Mid-Career Pay for 2010's Worst Paying College Degrees

Once again, the fields of Culinary Arts and Athletic Training come out the furthest ahead after accounting for inflation, but Theology graduates also gained more income than would have been expected based on 2010's inflation-adjusted pay.

Most the other fields saw their 2010 graduates making something within a several percent of their 2010 peers' inflation adjusted pay, with one big exception, which looks like it is in error.

According to Payscale's 2020 survey data, individuals holding degrees in Special Education with 10 or more years of experience saw the average mid-career pay in their field collapse. At $54,500, it is just $700 higher than 2010's non-inflation adjusted pay, some $9,800 below what adjusting the mid-career income for 2010 would predict.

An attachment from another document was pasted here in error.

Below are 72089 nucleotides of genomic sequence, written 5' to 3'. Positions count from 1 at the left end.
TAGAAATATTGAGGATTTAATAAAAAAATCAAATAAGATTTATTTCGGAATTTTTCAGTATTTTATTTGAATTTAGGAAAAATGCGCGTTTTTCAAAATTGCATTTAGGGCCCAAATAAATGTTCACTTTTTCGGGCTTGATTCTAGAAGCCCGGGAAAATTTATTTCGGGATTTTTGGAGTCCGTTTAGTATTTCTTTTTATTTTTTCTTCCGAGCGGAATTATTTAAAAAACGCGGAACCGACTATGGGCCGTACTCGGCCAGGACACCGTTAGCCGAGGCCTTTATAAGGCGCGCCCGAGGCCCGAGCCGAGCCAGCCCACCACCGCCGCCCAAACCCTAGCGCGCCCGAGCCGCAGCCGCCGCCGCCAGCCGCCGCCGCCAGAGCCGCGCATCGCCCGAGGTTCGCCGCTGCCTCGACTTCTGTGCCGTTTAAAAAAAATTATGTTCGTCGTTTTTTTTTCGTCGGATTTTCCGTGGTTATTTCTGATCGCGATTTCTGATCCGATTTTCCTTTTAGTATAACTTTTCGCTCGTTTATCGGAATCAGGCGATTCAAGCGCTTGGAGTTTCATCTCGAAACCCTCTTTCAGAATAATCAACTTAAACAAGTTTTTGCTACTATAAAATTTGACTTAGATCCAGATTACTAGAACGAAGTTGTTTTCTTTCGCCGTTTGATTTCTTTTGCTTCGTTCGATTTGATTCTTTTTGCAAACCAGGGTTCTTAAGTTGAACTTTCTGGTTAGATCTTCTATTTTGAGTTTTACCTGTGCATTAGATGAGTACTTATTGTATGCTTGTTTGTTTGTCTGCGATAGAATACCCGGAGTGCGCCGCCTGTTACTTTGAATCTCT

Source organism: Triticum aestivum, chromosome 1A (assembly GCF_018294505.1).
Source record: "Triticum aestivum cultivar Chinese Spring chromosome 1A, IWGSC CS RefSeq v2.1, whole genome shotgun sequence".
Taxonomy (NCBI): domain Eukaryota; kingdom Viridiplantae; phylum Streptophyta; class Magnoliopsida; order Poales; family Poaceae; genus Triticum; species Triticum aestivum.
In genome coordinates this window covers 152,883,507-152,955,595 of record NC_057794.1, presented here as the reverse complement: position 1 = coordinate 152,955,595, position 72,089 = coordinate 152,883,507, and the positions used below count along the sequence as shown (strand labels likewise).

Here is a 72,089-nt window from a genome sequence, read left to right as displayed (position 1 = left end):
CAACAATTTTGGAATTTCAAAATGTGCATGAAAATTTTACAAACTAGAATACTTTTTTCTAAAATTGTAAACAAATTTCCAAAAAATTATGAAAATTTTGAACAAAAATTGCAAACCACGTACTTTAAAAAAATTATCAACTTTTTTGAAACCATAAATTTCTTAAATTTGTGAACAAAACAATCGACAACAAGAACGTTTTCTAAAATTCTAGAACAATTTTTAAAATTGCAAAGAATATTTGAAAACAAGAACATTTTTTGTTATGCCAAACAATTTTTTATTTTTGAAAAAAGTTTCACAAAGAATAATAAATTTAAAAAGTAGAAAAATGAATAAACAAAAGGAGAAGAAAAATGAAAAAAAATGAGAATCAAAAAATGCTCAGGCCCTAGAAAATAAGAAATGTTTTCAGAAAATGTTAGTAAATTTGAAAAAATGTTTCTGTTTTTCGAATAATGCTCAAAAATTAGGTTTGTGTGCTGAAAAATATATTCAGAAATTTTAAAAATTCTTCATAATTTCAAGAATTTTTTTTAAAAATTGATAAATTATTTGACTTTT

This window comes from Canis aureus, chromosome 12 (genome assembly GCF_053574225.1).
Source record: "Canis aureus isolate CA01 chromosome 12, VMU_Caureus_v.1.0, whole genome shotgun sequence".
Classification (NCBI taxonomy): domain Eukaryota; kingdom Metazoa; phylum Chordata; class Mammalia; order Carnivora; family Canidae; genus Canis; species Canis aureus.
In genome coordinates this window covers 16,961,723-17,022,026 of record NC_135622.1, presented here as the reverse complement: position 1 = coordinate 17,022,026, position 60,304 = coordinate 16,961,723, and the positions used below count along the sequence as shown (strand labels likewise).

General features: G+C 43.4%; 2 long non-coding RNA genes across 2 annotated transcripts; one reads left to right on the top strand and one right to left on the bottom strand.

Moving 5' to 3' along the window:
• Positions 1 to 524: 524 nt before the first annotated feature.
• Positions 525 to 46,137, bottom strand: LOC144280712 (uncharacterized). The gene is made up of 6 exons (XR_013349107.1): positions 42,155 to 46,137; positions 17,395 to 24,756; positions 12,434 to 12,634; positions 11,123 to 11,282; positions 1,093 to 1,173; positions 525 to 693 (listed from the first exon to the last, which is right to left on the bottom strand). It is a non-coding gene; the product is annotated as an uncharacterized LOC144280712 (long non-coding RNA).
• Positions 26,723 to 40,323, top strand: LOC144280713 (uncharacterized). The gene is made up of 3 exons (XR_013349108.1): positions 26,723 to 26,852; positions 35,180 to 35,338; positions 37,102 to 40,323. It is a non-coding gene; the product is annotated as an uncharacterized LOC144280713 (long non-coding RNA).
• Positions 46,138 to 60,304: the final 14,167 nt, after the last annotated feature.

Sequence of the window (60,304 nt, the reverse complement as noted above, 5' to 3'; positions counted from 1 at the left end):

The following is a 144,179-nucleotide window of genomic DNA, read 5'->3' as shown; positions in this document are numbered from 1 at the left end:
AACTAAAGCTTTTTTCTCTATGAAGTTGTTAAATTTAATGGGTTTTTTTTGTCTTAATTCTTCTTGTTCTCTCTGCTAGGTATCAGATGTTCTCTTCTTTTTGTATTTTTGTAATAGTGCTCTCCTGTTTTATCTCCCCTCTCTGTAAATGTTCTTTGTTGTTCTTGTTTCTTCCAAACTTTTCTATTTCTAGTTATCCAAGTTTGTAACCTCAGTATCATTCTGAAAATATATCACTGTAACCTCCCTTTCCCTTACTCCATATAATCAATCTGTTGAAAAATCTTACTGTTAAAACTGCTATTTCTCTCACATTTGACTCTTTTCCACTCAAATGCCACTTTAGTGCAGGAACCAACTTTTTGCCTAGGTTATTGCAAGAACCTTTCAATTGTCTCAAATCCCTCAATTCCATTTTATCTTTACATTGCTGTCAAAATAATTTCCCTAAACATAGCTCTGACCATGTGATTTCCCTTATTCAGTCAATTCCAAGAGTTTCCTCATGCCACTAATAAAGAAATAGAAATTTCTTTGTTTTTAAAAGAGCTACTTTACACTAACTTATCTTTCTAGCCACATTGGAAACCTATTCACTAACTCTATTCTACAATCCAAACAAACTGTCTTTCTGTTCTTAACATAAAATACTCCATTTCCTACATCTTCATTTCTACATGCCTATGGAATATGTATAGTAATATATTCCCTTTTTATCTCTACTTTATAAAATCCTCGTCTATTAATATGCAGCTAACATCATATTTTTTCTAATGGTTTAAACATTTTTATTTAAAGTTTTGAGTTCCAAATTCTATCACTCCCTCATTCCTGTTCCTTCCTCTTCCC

The Bureau of Labor Statistics indicates the median pay for Special Education teachers was $61,420 per year in 2019, which is more in line with Payscale's 2010 inflation-adjusted mid-career income figure.

We sampled other income data for other fields, which appears to be in line with Payscale's surveyed reults, so the 2020 mid-career pay figure for Special Education degree holders appears to be an outlier.

Overall, it appears most of 2010's lowest paying degrees for college graduates turned out to be as bad for pay 10 years later as 2010's data suggested they would be.

Average Hourly Pay and Benefits in the United States